Thursday, October 28, 2010

Another Mexican wolf found dead- WTF?

We're deeply saddened to hear about the loss of yet another dead Mexican gray wolf in New Mexico.
TUCSON, AZ (KOLD) - Another Mexican Gray wolf has been found dead along the Arizona-New Mexico border.

This latest death is a female found earlier this month in Sierra County, New Mexico.

She had been traveling with a male and he hasn't been located.

U.S. Fish and Wildlife says there's no reason yet to think anything has also happened to the male because he has a radio collar that puts off a mortality signal and they haven't received any.

The body of the female has been taken to a lab to figure out what killed her.
Those radio collars are a death sentence for any wolves and their mates who have to wear them. The yahoos clearly have the frequencies, as they have been taking out collared wolves at a steady pace in 2010.

Between the US Fish and Wildlife Service's reluctance to upset the Arizona Game and Fish Department (read: "Arizona Cattlegrowers Henchmen") by releasing captive wolves, and the attrition rate of wolves by poachers, we are looking at the end of Mexican wolves in the wild.

It's a damn shame.

See Howling for Justice for a more impassioned plea. We just don't have it in us today. Today, we're mourning the dying green fires, the fearless elk and deer. We're thinking like a mountain, and the mountain is full of regret for the actions of man.

10 comments:

Anonymous said...

Let's see. Give wolf haters telemetry receivers, so they can zero in on the pack leaders. Don't do any initial releases of wolves for two years.

Don't release the Environmental Assessment on direct releases into New Mexico for public comment, thus empowering Arizona to hold new releases hostage forever.

Don't convene a new recovery team to write a plan based on current science to replace the one completed in---ya ready for this? 1982! Don't get to work on a new EIS.

Just issue pious press releases. THIS is Regional Director Tuggle's recipe for Mexican gray wolf recovery? Give us a break, Ben! We may not all have PhD's, but we weren't born yesterday.

Demarcated Landscapes said...

Indeed, Anon, indeed.

Let's open this comment thread and see if there are any other options at Dr. Tuggle's disposal to extinct the MGW under the guise of the recovery program.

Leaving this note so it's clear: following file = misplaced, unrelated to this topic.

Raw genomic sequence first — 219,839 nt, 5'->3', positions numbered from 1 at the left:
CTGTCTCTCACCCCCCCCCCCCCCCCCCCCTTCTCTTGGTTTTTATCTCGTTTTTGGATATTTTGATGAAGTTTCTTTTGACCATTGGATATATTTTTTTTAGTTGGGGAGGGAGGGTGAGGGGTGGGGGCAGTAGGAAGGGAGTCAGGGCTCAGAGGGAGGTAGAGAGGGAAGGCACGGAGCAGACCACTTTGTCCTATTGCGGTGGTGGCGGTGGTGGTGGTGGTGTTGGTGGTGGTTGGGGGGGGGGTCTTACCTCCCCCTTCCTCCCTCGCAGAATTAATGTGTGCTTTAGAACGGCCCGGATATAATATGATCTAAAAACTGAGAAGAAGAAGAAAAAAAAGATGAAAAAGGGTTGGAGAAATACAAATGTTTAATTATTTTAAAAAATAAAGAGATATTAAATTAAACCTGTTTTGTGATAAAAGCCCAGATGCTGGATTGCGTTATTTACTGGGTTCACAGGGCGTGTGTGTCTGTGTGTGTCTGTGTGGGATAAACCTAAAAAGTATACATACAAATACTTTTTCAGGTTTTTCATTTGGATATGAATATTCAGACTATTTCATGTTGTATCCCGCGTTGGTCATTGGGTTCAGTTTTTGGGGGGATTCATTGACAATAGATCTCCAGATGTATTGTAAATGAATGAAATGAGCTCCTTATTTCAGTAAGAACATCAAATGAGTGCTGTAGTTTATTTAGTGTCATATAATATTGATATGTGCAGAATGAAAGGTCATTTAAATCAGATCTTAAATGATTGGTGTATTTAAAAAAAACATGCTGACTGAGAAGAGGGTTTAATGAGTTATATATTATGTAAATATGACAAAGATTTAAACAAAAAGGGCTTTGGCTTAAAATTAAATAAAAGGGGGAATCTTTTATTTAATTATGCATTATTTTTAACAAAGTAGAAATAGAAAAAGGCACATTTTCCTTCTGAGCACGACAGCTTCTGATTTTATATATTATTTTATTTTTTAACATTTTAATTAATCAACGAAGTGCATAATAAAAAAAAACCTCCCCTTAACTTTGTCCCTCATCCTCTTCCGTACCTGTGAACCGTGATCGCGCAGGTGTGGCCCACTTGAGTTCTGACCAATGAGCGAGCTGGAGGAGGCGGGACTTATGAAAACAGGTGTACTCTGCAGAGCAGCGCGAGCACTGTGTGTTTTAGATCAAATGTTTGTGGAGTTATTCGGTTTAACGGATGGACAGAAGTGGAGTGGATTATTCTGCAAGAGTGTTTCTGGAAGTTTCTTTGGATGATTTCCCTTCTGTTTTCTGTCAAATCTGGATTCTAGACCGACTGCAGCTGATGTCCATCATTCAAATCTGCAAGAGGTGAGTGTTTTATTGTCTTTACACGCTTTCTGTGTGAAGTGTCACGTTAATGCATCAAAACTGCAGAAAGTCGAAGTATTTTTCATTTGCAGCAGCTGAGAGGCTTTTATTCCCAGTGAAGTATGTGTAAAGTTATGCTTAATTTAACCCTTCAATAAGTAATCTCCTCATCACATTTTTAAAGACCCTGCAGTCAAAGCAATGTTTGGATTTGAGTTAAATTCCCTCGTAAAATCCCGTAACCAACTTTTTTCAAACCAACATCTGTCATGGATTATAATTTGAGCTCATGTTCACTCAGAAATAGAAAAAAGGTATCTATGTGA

We can't think of any. He seems to be doing all he can already.

Huh. *Headscratch* You don't think he's trying to tank this species, do you?

Anonymous said...

A new and safer recovery area is needed in addition to the Blue Range/Gila. The best place would be the North Rim of the Gand Canyon (Kaibab N.F.). Virtually no resident population, the grzing rights are owned by the Grand Canyon Trust, exclusively "protected" land and plenty of game.

We can't keep releasing genetically valuable wolves into that sink.

Anonymous said...

Sorry about those spelling errors!
It should read Grand Canyon not Gand Canyon and grazing not grzing

Anonymous said...

Just a couple of comments on the posts by Anonymous #2:

First, I completely agree that wolves belong in the Grand Canyon ecoregion, and the sooner, the better. However, I don't see that as a viable solution to the current stagnation and decline of the population. Getting a new recovery plan and EIS will be necessary for any reintroduction to the Grand Canyon. Yet RD Tuggle is still dragging his feet on convening a new recovery team and beginning progress on both a recovery plan and a new EIS. Even when a team begins working, the entire process will take several years to complete.

If we wait until those processes are complete before releasing any more wolves, and if illegal killing continues at its current rate, the population will likely continue to decline and lose genetic diversity. Eventually, it will decline to zero.

USFWS officials will shed a few crocodile tears, declare the Mexican wolf reintroduction to have been a noble experiment that failed, and move on to their next project. Wolf reintroduction opponents will have succeeded.

The last few Mexican wolves will live out their lives in zoos, eventually to be found only in the form of mounted specimens in museums.

Anonymous said...

I agree that the North Kaibab is not THE solution, and that the whole project needs to be rebuilt. Mexican Wolves should remain and hopefully prosper in the Blue Range.
I just think it would be good to have a wolf population that would be relatively safe and stable. In this matter,wildwolves could then be transplanted from the Kaibab to the Apache or maybe even the Mexican recovery area south of the border.

Anonymous said...

Perhaps the wolves would do better in actual wilderness rather than on ranch land. Just a thought.

Anonymous said...

The mexican wolf recovery program is down but not out. We cannot let these Fish and game depts or the idiots in catron county to win this fight. The people in NM and AZ want wolves, just because a bunch of hillbillies can't live with 100 wolves in 5 million acres they will have to get use to wolves

Anonymous said...

In response to the comment above that says, "Perhaps the wolves would do better in actual wilderness than on ranch land," let us just say, perhaps the ranches would be better off on private land than sucking on the public land teat. Not enough room in Catron County to run cows on lands off the Forest, you say? Well, this is the world's smallest violin....

The BRWRA is actual Wilderness. The intrusion by private livestock operations has been endured long enough.

Anonymous said...

So now we hear that Mexican wolf recovery coordinator Bud Fazio has stepped down. What's with that?